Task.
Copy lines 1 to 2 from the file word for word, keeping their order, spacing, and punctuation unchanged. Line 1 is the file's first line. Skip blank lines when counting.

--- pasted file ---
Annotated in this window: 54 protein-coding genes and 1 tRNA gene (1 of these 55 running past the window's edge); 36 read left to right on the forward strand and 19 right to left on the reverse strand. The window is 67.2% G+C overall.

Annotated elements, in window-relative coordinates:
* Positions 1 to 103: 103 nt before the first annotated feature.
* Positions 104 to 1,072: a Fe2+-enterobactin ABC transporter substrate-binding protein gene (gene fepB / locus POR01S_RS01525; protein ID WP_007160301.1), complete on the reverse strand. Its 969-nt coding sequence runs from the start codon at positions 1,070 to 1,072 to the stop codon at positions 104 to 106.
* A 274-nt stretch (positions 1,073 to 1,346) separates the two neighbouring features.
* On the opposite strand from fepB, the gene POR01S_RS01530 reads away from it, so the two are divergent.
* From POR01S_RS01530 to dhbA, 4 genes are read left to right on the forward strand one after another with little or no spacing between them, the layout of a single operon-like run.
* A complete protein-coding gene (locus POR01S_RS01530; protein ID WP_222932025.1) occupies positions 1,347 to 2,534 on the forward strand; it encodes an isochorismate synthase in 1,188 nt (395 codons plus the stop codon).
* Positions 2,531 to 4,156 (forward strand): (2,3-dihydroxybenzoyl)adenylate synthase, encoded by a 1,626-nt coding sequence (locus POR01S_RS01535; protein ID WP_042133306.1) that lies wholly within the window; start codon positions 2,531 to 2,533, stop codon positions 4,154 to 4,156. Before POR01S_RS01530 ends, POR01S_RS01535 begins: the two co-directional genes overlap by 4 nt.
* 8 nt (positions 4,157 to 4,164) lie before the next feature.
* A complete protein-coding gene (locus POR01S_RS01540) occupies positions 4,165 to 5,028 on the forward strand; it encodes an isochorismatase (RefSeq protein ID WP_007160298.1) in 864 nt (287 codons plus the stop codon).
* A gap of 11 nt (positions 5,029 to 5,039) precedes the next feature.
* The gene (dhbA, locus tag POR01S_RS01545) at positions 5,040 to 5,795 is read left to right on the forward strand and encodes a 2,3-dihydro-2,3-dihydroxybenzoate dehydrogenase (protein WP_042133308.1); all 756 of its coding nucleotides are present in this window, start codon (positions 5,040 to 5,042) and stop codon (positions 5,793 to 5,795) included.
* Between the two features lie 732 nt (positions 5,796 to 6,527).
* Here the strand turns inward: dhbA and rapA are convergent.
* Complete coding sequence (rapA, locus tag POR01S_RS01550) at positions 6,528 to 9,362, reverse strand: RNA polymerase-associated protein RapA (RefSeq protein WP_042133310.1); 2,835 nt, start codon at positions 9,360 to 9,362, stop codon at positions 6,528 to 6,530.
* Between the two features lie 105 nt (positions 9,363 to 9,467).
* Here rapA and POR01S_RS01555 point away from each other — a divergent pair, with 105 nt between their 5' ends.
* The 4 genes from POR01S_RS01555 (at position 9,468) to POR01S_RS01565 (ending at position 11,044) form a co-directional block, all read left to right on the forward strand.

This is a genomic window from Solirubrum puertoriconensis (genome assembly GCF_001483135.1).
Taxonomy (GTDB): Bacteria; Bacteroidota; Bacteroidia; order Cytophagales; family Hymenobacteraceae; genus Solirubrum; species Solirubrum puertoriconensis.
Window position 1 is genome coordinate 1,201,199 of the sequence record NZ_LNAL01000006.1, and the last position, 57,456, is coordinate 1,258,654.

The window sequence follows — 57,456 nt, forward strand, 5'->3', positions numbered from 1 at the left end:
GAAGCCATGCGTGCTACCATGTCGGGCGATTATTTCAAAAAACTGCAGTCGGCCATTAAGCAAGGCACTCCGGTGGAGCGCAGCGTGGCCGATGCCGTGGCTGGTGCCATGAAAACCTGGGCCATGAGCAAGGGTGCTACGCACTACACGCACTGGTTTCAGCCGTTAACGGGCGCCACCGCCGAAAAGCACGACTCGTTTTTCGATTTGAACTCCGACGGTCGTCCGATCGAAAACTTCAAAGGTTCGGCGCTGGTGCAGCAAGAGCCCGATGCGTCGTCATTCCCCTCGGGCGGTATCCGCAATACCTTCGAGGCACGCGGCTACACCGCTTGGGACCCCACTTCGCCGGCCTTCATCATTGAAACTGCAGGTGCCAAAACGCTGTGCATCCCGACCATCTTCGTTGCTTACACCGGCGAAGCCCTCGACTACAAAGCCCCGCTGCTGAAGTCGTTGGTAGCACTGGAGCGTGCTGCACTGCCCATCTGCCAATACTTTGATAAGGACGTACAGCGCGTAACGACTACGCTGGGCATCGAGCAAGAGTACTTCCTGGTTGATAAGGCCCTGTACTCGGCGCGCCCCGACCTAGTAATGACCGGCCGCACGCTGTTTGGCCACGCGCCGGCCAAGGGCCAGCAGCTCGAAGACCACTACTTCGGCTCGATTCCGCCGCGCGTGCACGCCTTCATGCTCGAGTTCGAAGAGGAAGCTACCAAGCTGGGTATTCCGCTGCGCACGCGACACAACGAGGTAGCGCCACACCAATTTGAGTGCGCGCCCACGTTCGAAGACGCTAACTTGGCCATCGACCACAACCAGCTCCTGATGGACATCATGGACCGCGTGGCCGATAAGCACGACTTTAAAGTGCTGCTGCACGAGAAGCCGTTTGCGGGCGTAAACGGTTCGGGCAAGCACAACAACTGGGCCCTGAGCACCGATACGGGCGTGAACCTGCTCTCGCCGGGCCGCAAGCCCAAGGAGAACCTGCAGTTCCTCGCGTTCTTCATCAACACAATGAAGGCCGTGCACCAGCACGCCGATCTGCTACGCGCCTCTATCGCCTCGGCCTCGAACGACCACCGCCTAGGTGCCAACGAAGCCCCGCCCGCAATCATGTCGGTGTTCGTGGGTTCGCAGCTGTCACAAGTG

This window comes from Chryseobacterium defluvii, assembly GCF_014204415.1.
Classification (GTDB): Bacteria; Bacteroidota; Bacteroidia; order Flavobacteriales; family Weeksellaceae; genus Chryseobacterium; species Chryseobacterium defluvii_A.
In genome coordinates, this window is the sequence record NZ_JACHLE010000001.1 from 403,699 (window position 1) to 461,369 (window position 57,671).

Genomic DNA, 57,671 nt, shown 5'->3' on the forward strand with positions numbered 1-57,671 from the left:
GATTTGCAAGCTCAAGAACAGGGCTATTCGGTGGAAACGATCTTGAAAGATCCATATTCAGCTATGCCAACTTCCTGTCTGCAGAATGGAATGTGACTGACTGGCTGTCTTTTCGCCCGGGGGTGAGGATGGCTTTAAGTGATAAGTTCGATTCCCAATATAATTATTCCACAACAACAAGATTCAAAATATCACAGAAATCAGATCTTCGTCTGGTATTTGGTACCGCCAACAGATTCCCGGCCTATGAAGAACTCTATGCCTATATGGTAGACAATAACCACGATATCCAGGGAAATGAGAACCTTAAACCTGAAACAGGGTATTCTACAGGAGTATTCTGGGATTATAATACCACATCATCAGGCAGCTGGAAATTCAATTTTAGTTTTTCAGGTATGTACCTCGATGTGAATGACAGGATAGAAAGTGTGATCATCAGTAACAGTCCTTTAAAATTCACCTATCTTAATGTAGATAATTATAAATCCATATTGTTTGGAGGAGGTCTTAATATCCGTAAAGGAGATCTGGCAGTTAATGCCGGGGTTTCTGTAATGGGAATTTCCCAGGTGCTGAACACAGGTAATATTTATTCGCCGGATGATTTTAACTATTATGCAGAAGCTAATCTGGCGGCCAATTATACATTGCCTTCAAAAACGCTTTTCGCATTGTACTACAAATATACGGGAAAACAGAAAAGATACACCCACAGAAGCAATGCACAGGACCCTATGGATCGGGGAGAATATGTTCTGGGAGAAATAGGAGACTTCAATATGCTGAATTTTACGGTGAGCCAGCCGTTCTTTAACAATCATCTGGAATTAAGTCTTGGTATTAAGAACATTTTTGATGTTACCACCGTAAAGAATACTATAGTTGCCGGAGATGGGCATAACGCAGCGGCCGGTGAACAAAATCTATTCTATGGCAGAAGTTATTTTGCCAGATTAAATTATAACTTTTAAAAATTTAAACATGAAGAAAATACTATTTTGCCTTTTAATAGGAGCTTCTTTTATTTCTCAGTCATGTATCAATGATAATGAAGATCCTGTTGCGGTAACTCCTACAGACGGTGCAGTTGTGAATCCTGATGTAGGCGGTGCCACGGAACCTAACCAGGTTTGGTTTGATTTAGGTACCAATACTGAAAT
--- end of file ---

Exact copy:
Annotated in this window: 54 protein-coding genes and 1 tRNA gene (1 of these 55 running past the window's edge); 36 read left to right on the forward strand and 19 right to left on the reverse strand. The window is 67.2% G+C overall.

Annotated elements, in window-relative coordinates: